Hands-on with Fujifilm’s new XF 27mm, XF 70-300 and GF 80mm lenses

Hands-on with the new Fujifilm GF 80mm, XF 27mm and XF 70-300 lenses

Fujifilm released a trio of lenses alongside the announcement of the new GFX 100S and X-E4 cameras. The GF 80mm F1.7 R WR is a medium format short-telephoto lens for GF bodies, such as the aforementioned GFX 100S, while the XF 27mm R WR and XF 70-300 F4-5.6 R LM OIS WR are for the company’s APS-C X-mount cameras.

Click through to learn more about each of these new lenses!

Hands-on with the Fujifilm GF 80mm F1.7 R WR: Overview

The GF 80mm F1.7 R WR (63mm equiv.) fills the gap in Fujifilm’s medium format lens lineup; it now sits between the 63mm F2.8 R WR (50mm equiv.) and 110mm F2 R LM WR (87mm equiv.). For full-frame users, it’s a bit of an unusual focal length, but it’s also the fastest lens in the GF system at this time. So, if you’re looking for a lot of control over depth-of-field in this focal length range, the 80mm F1.7 may be the lens you’re looking for.

Hands-on with the Fujifilm GF 80mm F1.7 R WR: Design

For a medium-format lens, the GF 80mm is fairly small. Its maximum diameter is 95mm (3.7″) and it measures 99mm (3.9″) in length. The lens weighs in at a not-too-heavy 795 grams (1.8 pounds). It’s threaded for 77mm filters and includes a plastic hood.

As with all GF lenses, the 80mm feels extremely solid, and there’s some heft to it. It still balances well on the GFX 100S, but it’s a bit front-heavy for the smaller-gripped GFX 50R. The wide, rubberized focus ring is well-damped and very smooth.

The GF 80mm F1.7 has a faux-mechanical aperture ring, which also has a ‘C’ position to let you use the camera’s controls to adjust the aperture.

Fujifilm claims the lens is weather-sealed (hence the ‘WR’ in its name), though it does not carry any specific IP rating. A hydrophobic fluorine coating on the front element helps repel water and grime. Fujifilm claims that it can operate at temperatures as low as -10°C/+14°F.

Hands-on with the Fujifilm GF 80mm F1.7 R WR: Optics

The GF80mm F1.7 has a total of 12 elements spread across 9 groups. Of the 12 elements, 1 is aspherical and 2 are ‘Super ED’ (extra low-dispersion, which helps to reduce chromatic aberrations and color fringing).

The six-element focus group is driven by a DC micromotor. You may not find it fast enough for erratic subjects (like sugar-charged children at birthday parties), but it’ll keep up with most things and is very accurate. The lens has nine rounded-aperture blades, which helps produce impressively smooth backgrounds.

The minimum focus distance of the lens is 70cm (28″) and the maximum magnification is 0.15x; these are solid if not necessarily exceptional figures. Check out our pre-production sample gallery to have a look at what the GF 80mm F1.7 can do.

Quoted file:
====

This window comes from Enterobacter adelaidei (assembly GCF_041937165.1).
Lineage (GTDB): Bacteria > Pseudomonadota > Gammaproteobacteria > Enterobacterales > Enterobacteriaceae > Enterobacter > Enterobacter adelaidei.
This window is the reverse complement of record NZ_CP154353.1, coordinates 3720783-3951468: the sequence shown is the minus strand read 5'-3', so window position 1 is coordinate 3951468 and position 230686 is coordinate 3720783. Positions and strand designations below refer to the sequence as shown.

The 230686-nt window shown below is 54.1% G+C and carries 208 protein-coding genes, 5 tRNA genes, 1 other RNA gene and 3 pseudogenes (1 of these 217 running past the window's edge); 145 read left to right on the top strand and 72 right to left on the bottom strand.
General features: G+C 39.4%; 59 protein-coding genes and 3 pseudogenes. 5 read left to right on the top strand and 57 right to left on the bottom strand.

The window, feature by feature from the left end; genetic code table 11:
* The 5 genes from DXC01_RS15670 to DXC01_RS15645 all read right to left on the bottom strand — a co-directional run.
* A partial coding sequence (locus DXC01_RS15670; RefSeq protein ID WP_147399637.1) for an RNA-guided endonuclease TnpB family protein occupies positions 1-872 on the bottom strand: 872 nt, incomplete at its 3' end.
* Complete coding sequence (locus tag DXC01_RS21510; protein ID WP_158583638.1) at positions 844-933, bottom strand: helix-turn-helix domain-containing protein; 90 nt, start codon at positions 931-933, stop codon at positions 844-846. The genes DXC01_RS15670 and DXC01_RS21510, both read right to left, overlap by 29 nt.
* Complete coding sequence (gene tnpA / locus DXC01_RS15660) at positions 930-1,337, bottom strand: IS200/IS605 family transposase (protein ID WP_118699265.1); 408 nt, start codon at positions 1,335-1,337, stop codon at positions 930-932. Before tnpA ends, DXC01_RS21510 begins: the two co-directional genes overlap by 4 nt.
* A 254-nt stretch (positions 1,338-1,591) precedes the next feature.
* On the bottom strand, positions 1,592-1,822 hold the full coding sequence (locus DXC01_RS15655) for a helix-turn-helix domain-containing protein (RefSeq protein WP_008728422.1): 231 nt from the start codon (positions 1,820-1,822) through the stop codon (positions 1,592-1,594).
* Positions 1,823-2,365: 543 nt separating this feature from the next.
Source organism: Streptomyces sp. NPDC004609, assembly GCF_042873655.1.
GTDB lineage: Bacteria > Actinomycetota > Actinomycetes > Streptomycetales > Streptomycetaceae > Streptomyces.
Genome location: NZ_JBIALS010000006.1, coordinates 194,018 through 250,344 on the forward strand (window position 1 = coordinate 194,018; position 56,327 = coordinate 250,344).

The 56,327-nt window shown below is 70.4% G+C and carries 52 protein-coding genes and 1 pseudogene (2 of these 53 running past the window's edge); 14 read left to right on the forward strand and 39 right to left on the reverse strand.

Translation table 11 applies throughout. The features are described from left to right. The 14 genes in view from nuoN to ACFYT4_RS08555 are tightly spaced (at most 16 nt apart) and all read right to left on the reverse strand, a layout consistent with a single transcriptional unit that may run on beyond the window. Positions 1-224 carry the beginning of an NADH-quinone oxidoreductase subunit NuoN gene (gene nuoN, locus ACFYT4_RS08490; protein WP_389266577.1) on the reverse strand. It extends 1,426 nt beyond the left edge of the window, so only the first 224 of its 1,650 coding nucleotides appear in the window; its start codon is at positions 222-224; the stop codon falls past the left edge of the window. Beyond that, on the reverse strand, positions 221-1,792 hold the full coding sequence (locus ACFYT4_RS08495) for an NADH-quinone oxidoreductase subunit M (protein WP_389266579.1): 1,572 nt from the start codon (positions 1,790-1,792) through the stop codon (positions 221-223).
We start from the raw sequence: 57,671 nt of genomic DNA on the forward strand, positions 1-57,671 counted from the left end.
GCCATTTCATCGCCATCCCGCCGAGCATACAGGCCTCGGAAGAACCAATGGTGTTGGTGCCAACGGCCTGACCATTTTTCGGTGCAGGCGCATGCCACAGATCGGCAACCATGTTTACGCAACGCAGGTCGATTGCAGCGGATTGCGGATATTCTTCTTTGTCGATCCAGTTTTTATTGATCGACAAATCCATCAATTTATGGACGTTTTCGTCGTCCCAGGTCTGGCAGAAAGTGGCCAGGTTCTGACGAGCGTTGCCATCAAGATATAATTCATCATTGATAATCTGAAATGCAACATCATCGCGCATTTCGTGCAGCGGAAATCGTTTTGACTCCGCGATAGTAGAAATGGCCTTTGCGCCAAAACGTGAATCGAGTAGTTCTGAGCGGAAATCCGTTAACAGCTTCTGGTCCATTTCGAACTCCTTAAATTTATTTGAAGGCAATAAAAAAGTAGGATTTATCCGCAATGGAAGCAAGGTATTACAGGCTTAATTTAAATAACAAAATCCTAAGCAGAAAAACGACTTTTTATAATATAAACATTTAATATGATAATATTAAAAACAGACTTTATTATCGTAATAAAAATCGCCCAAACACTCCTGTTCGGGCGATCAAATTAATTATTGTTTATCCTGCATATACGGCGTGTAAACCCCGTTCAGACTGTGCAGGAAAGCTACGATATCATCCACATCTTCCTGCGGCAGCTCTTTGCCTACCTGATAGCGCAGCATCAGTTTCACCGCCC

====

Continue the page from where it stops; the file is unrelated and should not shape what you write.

The GF 80mm F1.7 R WR is priced at $2299 and will be available in March 2021.

Now, onto the XF lenses, starting with…

Hands-on with the Fujifilm XF 27mm R WR: Overview

The XF 27mm F2.8 R WR is an update to one of our favorite X-mount lenses. This pancake lens is equivalent to 41mm, making it a good everyday lens. Fujifilm didn’t change the optics in the second-generation 27mm F2.8; rather, they added weather-sealing and an aperture ring.

The XF 27mm F2.8 R WR ships in March 2021 at an MSRP of $399, which is $50 less than its predecessor. It’s also available as a kit option for the X-E4.

Hands-on with the Fujifilm XF 27mm F2.8 R WR: Design

The most notable feature on the XF 27mm F2,8 R WR is, of course, just how thin it is. The lens is just 23mm (0.9″) thick, which is the same as the original that lacked an aperture ring. It weighs in just 84 grams (3 ounces). The 27mm uses 39mm filters and includes a small metal hood.

Build quality is beyond reproach. The aperture ring is metal and feels very solid, and the aperture lock into ‘A’ mode is a nice touch if you prefer to use a control dial on the camera rather than the lens. The focus ring is small, yes, but well-damped.

The aperture ring has a lock, though it lacks the ‘C’ position found on the GF80mm F1.7. As with that lens, Fujifilm makes no claims as to just how weather-sealed the lens is, but they do say that it will function down to -10°C/+14°F.

Hands-on with the Fujifilm XF 27mm F2.8 R WR: Optics

Despite its thin profile, the 27mm F2.8 R WR has 7 elements in 5 groups. It has one aspherical element, and Fujifilm has applied its ‘Super EBC’ coating to reduce ghosting and flare. The focus group is driven by a micromotor.

Autofocus is impressively quick with modern Fujifilm camera bodies, though the motor isn’t silent and the lens still extends externally when focusing. It wouldn’t be our first choice for using tracking or continuous autofocus with moving subjects, but with a recent camera body, it’s a solid-enough performer.

The minimum focus distance of the lens is 34cm (13.4″), and the top magnification is 0.10x.

Aside from its size, our favorite part about the XF 27mm F2.8 R WR is its optical quality. With a not-super-fast F2.8 maximum aperture, it’s nice to see that the lens really is quite sharp, even wide-open. It’s a great walk-around lens for tons of types of photography.

Check out our initial sample gallery from a pre-production lens to evaluate its photo quality.